The last two seasons the Suns ran more common ‘Spurs Motion Weak’ action. This is the same strong side hand-off where the lead guard shallow cuts to the weak side and the action is commonly ran with simultaneous flex action under the basket.

The Spurs have been able to stick to a system and find specific players that fit the system. If you study how the Spurs run this action they always have the right players that fit whether it is a wide body big or a pure shooter coming off the pin-down.

The Suns coaching staff has had limited options running this set with younger players that are not ready or veteran players that are not above average shooters such as Alex Len and Eric Bledsoe.

Despite the roster shortcomings, I though the coaching staff did well to try and find a way to make it work. The Suns ran a good wrinkle with a double-drag screen to get the big switched onto a smaller guard.

The player put in the position to take advantage of the switch - Marquese Chriss - a 19 year old rookie who was clearly not ready.

Later in the game the Suns come back to the same set, this time Bledsoe elects to take the three - Bledsoe is a below league average left wing three point shooter.

The coaching staff kept giving Chriss an opportunity in this set. Early on his second year Chriss gets another chance to score in the same set against the Clippers - same result.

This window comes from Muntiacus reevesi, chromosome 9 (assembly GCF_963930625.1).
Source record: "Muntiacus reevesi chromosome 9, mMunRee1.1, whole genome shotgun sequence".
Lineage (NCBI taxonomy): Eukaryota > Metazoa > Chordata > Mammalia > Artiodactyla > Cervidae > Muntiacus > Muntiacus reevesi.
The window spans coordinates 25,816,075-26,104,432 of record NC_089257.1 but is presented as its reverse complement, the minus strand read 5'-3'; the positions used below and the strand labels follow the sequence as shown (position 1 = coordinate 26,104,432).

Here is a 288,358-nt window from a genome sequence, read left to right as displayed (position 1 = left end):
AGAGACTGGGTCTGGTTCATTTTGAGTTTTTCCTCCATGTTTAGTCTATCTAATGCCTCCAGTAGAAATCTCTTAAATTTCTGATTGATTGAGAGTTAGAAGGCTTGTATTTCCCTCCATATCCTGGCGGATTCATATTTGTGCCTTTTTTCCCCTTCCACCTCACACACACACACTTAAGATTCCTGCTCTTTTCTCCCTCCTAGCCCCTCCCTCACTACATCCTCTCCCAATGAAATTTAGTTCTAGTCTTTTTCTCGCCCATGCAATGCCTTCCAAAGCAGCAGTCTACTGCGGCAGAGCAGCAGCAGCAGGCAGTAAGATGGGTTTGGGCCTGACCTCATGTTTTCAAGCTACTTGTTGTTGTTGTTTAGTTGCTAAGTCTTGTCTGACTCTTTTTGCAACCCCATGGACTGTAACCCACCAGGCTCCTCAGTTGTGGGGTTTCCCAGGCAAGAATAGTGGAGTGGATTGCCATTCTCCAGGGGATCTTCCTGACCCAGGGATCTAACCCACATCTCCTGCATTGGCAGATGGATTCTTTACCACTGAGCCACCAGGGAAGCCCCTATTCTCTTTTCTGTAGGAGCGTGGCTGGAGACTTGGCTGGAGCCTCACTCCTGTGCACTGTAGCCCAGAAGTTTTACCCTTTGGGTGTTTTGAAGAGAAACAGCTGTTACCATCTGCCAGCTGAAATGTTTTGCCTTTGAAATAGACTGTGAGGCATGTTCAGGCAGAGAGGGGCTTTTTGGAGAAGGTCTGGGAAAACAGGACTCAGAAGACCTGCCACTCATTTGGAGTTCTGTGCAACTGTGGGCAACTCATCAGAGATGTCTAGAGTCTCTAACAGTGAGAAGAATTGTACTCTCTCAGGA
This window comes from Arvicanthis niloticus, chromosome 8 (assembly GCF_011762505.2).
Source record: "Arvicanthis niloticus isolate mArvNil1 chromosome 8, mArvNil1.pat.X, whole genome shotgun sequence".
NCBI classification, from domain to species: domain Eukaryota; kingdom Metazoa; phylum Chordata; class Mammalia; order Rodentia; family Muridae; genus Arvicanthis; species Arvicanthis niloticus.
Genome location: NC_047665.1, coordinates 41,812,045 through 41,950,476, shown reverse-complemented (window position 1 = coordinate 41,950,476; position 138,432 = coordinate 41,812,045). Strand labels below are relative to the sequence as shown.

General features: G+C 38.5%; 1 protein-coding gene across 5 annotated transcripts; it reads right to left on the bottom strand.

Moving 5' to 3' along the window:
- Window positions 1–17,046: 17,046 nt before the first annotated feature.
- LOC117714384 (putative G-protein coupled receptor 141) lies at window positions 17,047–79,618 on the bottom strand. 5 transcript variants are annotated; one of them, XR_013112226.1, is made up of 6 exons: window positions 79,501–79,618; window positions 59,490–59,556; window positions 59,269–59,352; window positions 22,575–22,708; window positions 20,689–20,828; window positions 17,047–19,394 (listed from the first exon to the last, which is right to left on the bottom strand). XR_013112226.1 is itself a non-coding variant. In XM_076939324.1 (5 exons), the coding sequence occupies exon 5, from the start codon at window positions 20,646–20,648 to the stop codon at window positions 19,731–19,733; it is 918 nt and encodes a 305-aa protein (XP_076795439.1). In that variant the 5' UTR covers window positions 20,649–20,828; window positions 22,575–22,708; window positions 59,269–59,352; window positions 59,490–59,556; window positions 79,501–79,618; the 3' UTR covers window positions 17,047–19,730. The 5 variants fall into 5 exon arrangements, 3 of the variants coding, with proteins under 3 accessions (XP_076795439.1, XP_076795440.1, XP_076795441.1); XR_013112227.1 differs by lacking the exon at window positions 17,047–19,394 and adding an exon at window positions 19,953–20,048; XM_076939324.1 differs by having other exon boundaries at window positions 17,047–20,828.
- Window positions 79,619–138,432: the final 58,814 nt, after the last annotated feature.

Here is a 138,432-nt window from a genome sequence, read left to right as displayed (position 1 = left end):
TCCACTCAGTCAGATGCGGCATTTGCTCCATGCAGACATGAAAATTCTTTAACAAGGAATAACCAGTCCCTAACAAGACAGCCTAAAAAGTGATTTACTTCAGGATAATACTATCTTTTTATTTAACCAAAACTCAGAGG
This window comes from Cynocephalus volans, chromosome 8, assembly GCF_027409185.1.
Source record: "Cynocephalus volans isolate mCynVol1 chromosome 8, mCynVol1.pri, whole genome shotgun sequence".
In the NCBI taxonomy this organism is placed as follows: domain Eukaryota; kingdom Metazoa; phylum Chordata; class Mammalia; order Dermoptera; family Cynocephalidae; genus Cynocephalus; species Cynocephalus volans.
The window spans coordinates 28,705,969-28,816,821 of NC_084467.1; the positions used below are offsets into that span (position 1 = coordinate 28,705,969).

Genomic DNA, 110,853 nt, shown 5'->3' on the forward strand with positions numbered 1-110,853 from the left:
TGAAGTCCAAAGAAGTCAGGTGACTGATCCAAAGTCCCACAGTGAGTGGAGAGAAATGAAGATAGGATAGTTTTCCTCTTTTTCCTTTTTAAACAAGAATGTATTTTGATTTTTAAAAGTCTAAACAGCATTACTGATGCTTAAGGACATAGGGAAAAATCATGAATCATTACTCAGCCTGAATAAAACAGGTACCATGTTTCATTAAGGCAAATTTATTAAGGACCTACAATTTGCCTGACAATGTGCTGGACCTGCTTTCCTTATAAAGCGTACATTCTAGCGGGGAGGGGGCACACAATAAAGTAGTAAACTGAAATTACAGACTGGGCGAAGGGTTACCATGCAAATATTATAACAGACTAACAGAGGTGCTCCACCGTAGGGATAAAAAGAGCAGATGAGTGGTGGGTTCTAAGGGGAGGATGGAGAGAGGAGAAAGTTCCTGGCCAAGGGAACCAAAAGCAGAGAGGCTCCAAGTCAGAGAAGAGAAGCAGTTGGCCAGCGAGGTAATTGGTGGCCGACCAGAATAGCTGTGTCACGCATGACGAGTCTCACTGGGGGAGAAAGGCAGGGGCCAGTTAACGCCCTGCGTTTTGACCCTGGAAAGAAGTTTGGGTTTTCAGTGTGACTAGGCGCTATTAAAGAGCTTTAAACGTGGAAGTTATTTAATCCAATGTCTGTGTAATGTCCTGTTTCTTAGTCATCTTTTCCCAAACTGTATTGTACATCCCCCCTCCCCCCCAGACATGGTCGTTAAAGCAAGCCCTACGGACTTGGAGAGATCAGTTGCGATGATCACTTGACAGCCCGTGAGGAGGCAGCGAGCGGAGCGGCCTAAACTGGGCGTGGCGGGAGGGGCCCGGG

You have to respect a coaching staff trying to give a young player a chance but it clearly had an adverse effect on winning more games. I thought they could have to tried to flip the action and get him a touch on the right block instead.

Looking at Chriss’ shotchart for the 2017-2018 season he was above league average from the right side of the floor.

Later in the same game the Suns try Alex Len in the same set - giving him a chance - but again the limited roster options shows in this set.

Is it on the player for not taking advantage of the opportunity or on the coaching staff for putting a player who is not ready in that position? You can argue both sides.

I should point out inn that same game the coaching staff did try running this designed counter set where they get Booker setting the second drag screen but slip for three.

Ideally, one element that I’ve touched on previously is the synergistic passing triangle concept where Player A passes to Player B with the purpose to hit Player C in a triangle pattern. Studying the offenses of successful NBA teams they are able to apply this concept to common NBA actions.

This is the Spurs applying the concept to this set. After the strong side hand-off and guard shallow cut to the weak side they pass to the big at the elbow with the purpose to hit Aldridge. Len gets caught backdoor.

As I pointed out with the details of this set Kokoskov can improve in some areas, however, his best trait will always be putting players in the right position to succeed.

Igor Kokoskov ‘15’